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Author Topic: Amazon sword  (Read 2689 times)
Dea_88
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Macedonia, The Former Yugoslav Republic of Macedonia, The Former Yugoslav Republic of

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« on: March 17, 2016, 01:51:23 PM »

Earlier today i spotted yellow spots on one of the leaves and now they are gone.
i was wondering (hoping) if it is possible that that were spores Smiley (dont laugh) if not, any opinion what they might have been
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russ
Whoa. Where did I put all my stuff?
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I know where rasaqua's stuff is.....


« Reply #1 on: March 17, 2016, 07:49:42 PM »

I'm going to borrow this from Zapins.............

"Probably nitrogen. In particular I have noticed Amazon Swords have always needed extra iron or they seem to develop new growth problems such as new growth being yellowish and pale also leaves are brittle. So you might want to keep an eye out for this problem as it seems to be pretty common.

But nitrogen will primarily cause yellowing in old leaves and small newly formed leaves rather then lush and large old ones. Also, more severe characteristics of nitrogen deficiency can be seen when the root system is overly large compared with the supporting leaves and the new growth becomes so pale that it appears white or transparent in conjunction with the fact that the old leaves are non existent. The deficiency occurs in the old leaves rather then the new leaves because the plant is actually taking nitrogen from the structure of the old leaf and using it to grow new leaves. However, after the old leaves have been stripped they tend to decompose rather quickly and will become riddled with holes. Iron cannot be taken from old leaves because it is not mobile inside the plants' cells.

Thus it is possible to see the difference between a nitrogen deficiency and an iron deficiency even though both are characterized by yellowing since Iron deficiencies (yellowing/brittleness) can be seen mostly in the new leaves, and for nitrogen yellowing normally occurs in the old leaves and is soon followed by holes if not corrected.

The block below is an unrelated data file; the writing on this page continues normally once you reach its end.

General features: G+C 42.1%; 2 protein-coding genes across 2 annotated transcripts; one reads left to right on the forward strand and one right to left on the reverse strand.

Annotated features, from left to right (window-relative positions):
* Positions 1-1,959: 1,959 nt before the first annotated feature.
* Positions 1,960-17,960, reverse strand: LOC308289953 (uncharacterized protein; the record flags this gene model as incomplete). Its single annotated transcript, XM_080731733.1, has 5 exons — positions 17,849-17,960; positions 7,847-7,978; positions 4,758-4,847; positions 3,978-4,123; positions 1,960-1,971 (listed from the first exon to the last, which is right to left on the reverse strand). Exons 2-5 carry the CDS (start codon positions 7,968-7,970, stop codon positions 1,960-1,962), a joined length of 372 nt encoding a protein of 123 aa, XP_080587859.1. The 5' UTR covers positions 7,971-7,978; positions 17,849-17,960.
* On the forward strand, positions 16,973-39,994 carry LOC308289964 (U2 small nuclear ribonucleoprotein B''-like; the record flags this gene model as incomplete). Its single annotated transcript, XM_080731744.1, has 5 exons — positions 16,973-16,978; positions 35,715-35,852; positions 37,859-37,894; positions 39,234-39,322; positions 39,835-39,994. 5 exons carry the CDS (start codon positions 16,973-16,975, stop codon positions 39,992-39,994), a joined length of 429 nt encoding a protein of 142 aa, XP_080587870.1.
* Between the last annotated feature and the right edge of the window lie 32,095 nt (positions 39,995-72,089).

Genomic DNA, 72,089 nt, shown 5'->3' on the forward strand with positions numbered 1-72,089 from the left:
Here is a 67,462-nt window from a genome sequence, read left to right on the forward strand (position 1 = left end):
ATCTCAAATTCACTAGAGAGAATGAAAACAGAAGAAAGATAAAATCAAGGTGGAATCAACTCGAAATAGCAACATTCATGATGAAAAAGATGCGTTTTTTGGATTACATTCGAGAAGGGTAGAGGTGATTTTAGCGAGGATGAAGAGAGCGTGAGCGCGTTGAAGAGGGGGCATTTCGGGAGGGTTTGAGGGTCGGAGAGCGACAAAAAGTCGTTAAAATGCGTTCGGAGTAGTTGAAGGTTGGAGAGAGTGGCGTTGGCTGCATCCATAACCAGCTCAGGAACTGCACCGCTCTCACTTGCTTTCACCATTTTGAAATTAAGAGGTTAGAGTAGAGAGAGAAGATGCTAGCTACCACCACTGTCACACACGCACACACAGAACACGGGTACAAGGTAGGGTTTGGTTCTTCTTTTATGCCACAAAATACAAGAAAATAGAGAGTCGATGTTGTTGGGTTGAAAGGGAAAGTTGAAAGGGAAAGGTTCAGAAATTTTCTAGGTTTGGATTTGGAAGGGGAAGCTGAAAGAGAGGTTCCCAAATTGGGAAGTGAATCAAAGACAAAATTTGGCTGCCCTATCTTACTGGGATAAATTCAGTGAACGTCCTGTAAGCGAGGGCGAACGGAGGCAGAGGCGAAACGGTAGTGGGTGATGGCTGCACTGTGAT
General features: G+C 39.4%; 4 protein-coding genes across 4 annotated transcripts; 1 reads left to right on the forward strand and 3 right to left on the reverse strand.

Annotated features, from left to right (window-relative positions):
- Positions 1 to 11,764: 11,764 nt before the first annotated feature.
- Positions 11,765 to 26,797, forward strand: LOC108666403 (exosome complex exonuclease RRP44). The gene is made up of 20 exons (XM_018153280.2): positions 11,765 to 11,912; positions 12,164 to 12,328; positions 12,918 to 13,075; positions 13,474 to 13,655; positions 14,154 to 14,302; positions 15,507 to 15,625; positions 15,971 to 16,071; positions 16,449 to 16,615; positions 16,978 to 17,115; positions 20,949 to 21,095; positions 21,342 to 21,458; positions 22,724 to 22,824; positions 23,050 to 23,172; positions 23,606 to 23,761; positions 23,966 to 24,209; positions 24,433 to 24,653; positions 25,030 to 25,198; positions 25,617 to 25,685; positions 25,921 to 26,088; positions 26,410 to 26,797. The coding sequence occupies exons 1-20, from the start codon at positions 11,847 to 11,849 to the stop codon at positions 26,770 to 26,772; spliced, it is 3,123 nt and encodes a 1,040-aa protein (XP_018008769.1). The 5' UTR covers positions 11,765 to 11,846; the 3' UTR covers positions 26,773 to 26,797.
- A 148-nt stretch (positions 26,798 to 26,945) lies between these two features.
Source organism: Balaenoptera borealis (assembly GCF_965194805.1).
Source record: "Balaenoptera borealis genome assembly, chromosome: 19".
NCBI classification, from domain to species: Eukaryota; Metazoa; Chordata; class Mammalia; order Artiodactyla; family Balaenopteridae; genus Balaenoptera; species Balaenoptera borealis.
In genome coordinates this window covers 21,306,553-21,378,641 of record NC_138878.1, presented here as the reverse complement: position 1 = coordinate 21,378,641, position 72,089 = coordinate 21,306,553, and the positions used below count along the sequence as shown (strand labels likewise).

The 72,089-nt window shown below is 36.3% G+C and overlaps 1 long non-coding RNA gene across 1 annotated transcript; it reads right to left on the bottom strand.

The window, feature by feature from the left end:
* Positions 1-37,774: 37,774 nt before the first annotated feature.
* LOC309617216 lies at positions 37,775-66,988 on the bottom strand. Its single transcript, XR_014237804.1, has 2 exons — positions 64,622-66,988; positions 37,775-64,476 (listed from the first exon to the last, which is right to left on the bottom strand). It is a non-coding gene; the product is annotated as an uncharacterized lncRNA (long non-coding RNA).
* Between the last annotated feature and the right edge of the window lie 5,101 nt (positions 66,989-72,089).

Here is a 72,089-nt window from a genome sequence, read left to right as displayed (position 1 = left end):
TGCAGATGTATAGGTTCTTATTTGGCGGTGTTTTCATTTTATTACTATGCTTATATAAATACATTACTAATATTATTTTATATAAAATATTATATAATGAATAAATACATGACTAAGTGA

For the future:
When describing plant deficiencies it is very important to describe exactly what the leaves/stems/roots look like in detail. For some examples:

-Look at the color of the veins on new/old growth as these are also good places to look for deficiencies.
-Other good signs are root size,
-Color of new/old leaves
-Brittleness of plant/stems
-Small holes (pinholes)
-Large chunky holes
-Yellowing between the veins on leaves
-Yellowing/discoloration along the edges of the leaves, or in the middle.
-Also any leaf deformities are important, the size of new leaves vs old leaves are also important."


I hope he chimes in. He is a very good plant guy  happy
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"For every difficult question, there is an answer that is clear and simple and wrong."
(George Bernard Shaw)
Dea_88
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« Reply #2 on: March 18, 2016, 11:52:28 AM »

Smiley so i might have described it wrong its more like a yellow micro ball and it sits on top of the leaf its not the coloration of the leaf and when i tried to push it with the net it didn't move of fall or anything...the next day they were gone. the coloration of the leafs looks good the older one are little darker the the new ones. when i bought the plant it had a trumpet snail on it and i removed it after i put it in the water because that is when i noticed it...
i tried looking online but couldn't find anything. so thats why i asked is it possible spores or maybe young trumpet snails...they are really small
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gunnered72
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Theres more water than air in here :P


« Reply #3 on: March 18, 2016, 01:24:50 PM »

If you saw a snail on the plant you can be absolutely guaranteed there were more that you couldnt see...I believe what you saw where snail eggs or snail babies...They are tiny! and they reproduce like crazy when they have the right conditions (Usually in a dirty aquarium with dirty gravel or sand)

Its very common for snails of all kinds to come into aquariums on plants...
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I love to hate Water Changes! :P
Dea_88
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« Reply #4 on: March 27, 2016, 07:07:16 AM »

they were snails i saw one tiny on the glass
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